The government has ruled out plans to charge depending on how much waste people throw away and instead, following the success of a pilot scheme in the borough of Windsor and Maidenhead, wants an increase in schemes that reward recycling.
Every day Barbara Mitch, 77, settles down to complete the crossword in her daily paper before placing the sheets in her recycling bin.
Then, once a week, she rolls the filled bright blue bin through the side gate, past her potted plants, to the front of her home in Clifton Rise in suburban Windsor, ready for it to be collected early the next day.
In return, Windsor and Maidenhead Council reward her with points depending on how much her blue bin weighs that week, which she can then exchange for vouchers to use at local businesses and national stores.
The 240-litre containers are equipped with a chip that identifies the address the bin belongs to and awards the home with points. These are then deposited into an account administered by the firm Recycle Bank.
Mrs Mitch says the blue wheelie bin used for the task has helped her considerably.
She said: "When the papers piled up, it was far more difficult before. I had to take the heavy boxes we had before out by myself and I never knew if I had picked them up properly. It's far easier for me now.
"And I don't yet know how many points I have as I haven't checked my balance online but I can't wait to spend them."
On Monday, the council invited 60,000 households in the area to take part in the scheme.
The launch event in Windsor town centre was attended by Conservative Communities Secretary Eric Pickles and Environment Secretary Caroline Spelman.
Councillor Liam Maxwell said that the incentives seem to have worked, and the the success of the 6,000 household pilot scheme last year had seen a 74% take-up rate with more than six million points amassed so far.
Households can earn an average of £135 worth of rewards per year, he said.
Both cabinet ministers said the new coalition government aimed to be the "greenest" government ever and that it favoured incentives as a means to encourage people to recycle.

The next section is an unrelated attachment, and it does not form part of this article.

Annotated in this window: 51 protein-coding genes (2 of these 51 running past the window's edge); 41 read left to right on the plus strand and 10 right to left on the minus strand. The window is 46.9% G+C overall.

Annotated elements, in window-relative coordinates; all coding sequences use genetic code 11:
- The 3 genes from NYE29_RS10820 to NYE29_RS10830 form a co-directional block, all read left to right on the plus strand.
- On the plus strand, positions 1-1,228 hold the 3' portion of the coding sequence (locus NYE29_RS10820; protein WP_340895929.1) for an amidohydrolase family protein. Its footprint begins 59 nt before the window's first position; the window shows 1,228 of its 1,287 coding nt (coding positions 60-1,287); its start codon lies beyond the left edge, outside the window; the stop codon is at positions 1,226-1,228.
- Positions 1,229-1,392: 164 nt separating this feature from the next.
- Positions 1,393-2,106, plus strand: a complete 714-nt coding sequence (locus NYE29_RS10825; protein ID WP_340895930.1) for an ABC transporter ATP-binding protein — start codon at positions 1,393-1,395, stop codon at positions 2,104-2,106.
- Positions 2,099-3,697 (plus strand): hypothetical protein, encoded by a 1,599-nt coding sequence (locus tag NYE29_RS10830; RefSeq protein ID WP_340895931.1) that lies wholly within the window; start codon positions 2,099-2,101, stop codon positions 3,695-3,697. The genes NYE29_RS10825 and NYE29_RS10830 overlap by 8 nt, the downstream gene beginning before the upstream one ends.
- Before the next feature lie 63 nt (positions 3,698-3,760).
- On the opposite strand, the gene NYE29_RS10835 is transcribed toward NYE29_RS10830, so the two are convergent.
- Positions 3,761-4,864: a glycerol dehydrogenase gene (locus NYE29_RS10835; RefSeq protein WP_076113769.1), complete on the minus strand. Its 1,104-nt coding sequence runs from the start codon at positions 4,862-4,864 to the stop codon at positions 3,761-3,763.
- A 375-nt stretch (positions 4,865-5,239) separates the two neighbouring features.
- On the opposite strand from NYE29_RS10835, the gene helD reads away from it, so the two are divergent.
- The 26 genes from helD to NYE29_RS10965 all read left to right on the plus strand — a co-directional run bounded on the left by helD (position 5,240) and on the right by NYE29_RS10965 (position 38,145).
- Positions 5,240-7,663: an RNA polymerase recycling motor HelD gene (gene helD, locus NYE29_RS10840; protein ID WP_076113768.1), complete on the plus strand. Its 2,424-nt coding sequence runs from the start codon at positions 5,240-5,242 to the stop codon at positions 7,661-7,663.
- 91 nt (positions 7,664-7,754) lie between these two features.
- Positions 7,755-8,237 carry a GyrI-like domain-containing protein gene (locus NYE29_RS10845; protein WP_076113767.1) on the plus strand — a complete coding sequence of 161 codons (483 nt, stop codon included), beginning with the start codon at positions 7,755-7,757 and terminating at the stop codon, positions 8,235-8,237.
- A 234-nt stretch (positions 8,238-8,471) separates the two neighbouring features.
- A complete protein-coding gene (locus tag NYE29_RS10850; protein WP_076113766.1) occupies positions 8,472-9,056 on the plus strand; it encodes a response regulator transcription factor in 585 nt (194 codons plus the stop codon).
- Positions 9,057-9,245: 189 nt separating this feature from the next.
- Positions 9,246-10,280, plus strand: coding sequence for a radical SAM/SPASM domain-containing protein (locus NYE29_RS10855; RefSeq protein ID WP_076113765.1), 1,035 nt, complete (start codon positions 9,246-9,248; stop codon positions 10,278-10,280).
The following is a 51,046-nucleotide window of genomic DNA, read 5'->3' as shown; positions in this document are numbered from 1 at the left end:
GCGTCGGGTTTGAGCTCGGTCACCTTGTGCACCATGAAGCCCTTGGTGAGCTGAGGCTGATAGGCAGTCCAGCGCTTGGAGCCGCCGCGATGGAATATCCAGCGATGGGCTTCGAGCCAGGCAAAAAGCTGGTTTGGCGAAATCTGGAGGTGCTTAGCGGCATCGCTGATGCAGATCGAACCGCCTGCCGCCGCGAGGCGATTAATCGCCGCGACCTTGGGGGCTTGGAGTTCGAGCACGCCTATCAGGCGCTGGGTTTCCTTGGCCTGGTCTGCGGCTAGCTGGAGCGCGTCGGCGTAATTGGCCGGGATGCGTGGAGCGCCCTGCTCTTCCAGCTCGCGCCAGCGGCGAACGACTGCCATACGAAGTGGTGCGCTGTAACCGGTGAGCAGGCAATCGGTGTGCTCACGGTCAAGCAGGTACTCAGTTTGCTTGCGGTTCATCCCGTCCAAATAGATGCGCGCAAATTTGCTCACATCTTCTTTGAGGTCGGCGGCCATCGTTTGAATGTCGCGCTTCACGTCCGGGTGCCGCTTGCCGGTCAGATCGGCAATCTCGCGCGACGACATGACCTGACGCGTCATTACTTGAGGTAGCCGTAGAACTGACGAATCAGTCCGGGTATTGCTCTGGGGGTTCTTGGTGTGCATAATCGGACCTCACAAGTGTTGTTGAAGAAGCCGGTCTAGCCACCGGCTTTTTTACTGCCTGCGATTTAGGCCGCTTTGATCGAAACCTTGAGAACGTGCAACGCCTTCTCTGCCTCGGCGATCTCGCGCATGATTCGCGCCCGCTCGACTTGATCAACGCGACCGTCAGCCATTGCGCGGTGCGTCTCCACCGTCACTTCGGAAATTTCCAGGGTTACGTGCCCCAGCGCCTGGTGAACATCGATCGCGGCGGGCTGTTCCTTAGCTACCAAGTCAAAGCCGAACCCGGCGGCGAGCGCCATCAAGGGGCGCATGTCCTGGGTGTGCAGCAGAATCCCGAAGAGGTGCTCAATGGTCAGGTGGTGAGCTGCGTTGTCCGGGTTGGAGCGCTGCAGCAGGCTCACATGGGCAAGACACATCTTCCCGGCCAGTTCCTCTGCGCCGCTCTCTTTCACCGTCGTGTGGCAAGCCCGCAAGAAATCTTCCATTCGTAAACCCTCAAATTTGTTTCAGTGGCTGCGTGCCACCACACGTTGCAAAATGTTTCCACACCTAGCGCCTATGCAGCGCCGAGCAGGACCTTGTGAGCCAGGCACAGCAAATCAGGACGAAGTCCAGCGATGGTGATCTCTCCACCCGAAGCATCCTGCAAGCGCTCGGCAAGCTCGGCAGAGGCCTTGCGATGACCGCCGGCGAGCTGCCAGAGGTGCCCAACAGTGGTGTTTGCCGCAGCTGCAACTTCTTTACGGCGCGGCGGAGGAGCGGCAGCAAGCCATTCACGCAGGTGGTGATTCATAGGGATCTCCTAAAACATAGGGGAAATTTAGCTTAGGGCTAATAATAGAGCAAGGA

Mrs Spelman said: "The carrot is always better than the stick."
The UK must reduce the amount of waste sent to landfill by nearly two-thirds by 2020 to meet EU targets, but Mr Pickles ruled out the possibility of any "pay as you go charges" and said it was time "to bury bin tax forever".
The former Labour government had, at one point, drawn up plans to let English councils pilot schemes which would charge or reward people according to the waste thrown out - but this was never fully implemented.
Mr Pickles said reward schemes which treated the public "with respect" rather than "the enemy" and helped the local economy were "exactly the kind of scheme we would like to see rolled out nationally".
A similar pilot scheme is already in place in Halton in Cheshire.
Mrs Mitch said she was happy with her bin, and the microchip in it barely bothered her as the council had assured her that no personal information was kept on the chip.
Mr Pickles said: "It works just like a supermarket loyalty card and is entirely voluntary so if people don't want the chip in their bin, they're not forced to."
But Alex Deane, the director of privacy campaign group Big Brother Watch, said: "The environment and 'user rewards' are being used as twin stalking horses for eventual pay-as-you-throw schemes by the back door."
Shadow environment secretary Hilary Benn said the ministers had kept changing their minds about their plans but it was up to the councils to decide how to reduce waste.
The council, which pays firm RecycleBank to administer the scheme, said that there had been no additional cost to residents. It said the scheme was a worthwhile investment as it saved money that would have been spent on landfill tax.
But charity Waste Watch said it had concerns and did not want to see those who already made an effort to cut down on their waste and recycle penalised by the incentive scheme.
BBC website user Jonathan Kelk agreed and said the Windsor solution was still not a fair one.
"You get rewarded for creating rubbish (albeit recyclable rubbish), whereas those that don't recycle much because they don't produce much rubbish get penalised (even if it is through higher taxes to pay for other people's rewards).
"I guess it is as close to a good system as we can practically have at the moment though," he said.